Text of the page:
The second phenomenon is, that, when the metals have been previously oxydated, they all dissolve in acids without effervescence: This is easily explained; because, not having now any occasion for combining with oxygen, they neither decompose the acid nor the water by which, in the former case, the effervescence is occasioned.
A third phenomenon, which requires particular consideration, is, that none of the metals produce effervescence by solution in oxygenated muriatic acid. During this process the metal, in the first place, carries off the excess of oxygen from the oxygenated muriatic acid, by which it becomes oxydated, and reduces the acid to the state of ordinary muriatic acid. In this case there is no production of gas, not that the muriatic acid does not tend to exist in the gasseous state in the common temperature, which it does equally with the acids formerly mentioned, but because this acid, which otherwise would expand into gas, finds more water combined with the oxygenated muriatic acid than is necessary to retain it in the liquid form; hence it does not disengage like the sulphurous acid, but remains, and quietly dissolves and combines with the metallic oxyd previously formed from its superabundant oxygen.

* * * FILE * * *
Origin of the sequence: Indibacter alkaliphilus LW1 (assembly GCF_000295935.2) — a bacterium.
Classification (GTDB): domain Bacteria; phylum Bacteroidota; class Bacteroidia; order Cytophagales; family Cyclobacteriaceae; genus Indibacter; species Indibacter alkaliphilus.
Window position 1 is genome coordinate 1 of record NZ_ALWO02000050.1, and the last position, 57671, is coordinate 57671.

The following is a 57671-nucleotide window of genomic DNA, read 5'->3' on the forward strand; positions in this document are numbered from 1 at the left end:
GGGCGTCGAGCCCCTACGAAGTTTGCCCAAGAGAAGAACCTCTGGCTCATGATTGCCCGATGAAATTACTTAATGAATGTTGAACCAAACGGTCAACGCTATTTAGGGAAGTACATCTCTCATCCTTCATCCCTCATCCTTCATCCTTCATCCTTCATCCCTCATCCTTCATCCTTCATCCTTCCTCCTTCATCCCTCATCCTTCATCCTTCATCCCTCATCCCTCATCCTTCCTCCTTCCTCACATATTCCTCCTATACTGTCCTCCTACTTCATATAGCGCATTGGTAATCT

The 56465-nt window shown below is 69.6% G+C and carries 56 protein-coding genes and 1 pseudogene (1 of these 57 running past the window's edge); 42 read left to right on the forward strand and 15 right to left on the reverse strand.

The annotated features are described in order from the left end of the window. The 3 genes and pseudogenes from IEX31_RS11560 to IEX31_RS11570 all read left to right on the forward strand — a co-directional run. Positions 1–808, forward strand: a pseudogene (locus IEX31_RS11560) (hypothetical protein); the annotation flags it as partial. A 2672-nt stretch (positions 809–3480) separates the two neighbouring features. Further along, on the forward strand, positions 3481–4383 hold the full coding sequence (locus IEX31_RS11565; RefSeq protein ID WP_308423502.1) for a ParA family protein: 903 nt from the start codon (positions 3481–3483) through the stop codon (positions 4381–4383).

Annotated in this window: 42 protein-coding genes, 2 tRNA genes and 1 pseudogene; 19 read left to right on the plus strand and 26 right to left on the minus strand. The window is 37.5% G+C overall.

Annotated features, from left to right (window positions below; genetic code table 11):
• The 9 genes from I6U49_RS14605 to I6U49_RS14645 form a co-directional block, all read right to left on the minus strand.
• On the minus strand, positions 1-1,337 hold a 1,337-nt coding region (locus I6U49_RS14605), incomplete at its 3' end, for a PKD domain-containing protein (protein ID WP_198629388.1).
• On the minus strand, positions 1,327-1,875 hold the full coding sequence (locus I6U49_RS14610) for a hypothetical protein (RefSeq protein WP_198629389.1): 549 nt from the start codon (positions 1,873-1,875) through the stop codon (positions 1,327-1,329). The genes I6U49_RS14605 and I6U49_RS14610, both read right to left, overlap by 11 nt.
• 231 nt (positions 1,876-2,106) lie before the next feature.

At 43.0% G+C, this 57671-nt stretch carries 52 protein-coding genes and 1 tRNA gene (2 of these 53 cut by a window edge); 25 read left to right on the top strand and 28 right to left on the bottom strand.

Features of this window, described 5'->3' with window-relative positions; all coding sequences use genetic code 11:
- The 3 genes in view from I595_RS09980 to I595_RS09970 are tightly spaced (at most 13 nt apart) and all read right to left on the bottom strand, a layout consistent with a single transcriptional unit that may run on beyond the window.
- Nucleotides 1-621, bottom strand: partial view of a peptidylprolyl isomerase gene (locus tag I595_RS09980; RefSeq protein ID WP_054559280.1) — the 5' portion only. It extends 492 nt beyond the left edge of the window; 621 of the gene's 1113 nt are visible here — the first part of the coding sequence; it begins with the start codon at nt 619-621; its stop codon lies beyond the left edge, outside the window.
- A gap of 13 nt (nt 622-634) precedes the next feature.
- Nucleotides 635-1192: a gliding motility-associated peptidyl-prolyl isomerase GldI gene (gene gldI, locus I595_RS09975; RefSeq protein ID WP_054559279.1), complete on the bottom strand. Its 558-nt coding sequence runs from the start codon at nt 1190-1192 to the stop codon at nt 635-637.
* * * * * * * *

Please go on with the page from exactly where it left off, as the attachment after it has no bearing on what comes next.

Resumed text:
The fourth phenomenon is, that metals are absolutely insoluble in such acids as have their bases joined to oxygen by a stronger affinity than these metals are capable of exerting upon that acidifying principle. Hence silver, mercury, and lead, in their metallic states, are insoluble in muriatic acid, but, when previously oxydated, they become readily soluble without effervescence.
From these phenomena it appears that oxygen is the bond of union between metals and acids; and from this we are led to suppose that oxygen is contained in all substances which have a strong affinity with acids: Hence it is very probable the four eminently salifiable earths contain oxygen, and their capability of uniting with acids is produced by the intermediation of that element. What I have formerly noticed relative to these earths is considerably strengthened by the above considerations, viz. that they may very possibly be metallic oxyds, with which oxygen has a stronger affinity than with charcoal, and consequently not reducible by any known means.